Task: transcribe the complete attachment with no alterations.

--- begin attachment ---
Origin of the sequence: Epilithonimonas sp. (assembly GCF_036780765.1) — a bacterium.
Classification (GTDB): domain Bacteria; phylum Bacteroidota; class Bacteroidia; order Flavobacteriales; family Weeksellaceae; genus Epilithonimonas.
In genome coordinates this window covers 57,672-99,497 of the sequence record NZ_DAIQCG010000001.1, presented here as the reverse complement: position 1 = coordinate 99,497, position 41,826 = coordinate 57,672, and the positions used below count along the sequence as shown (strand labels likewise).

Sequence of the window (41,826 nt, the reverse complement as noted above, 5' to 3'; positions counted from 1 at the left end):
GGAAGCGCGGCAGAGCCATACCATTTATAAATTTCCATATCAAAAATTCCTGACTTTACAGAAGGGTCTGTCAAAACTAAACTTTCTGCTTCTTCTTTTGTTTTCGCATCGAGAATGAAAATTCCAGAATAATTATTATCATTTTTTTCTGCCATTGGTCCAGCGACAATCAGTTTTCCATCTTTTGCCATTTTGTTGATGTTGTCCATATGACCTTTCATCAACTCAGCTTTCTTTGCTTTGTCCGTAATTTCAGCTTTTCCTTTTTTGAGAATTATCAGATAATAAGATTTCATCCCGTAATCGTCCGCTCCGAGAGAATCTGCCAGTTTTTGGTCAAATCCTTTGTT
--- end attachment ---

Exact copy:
Origin of the sequence: Epilithonimonas sp. (assembly GCF_036780765.1) — a bacterium.
Classification (GTDB): domain Bacteria; phylum Bacteroidota; class Bacteroidia; order Flavobacteriales; family Weeksellaceae; genus Epilithonimonas.
In genome coordinates this window covers 57,672-99,497 of the sequence record NZ_DAIQCG010000001.1, presented here as the reverse complement: position 1 = coordinate 99,497, position 41,826 = coordinate 57,672, and the positions used below count along the sequence as shown (strand labels likewise).

Sequence of the window (41,826 nt, the reverse complement as noted above, 5' to 3'; positions counted from 1 at the left end):
GGAAGCGCGGCAGAGCCATACCATTTATAAATTTCCATATCAAAAATTCCTGACTTTACAGAAGGGTCTGTCAAAACTAAACTTTCTGCTTCTTCTTTTGTTTTCGCATCGAGAATGAAAATTCCAGAATAATTATTATCATTTTTTTCTGCCATTGGTCCAGCGACAATCAGTTTTCCATCTTTTGCCATTTTGTTGATGTTGTCCATATGACCTTTCATCAACTCAGCTTTCTTTGCTTTGTCCGTAATTTCAGCTTTTCCTTTTTTGAGAATTATCAGATAATAAGATTTCATCCCGTAATCGTCCGCTCCGAGAGAATCTGCCAGTTTTTGGTCAAATCCTTTGTT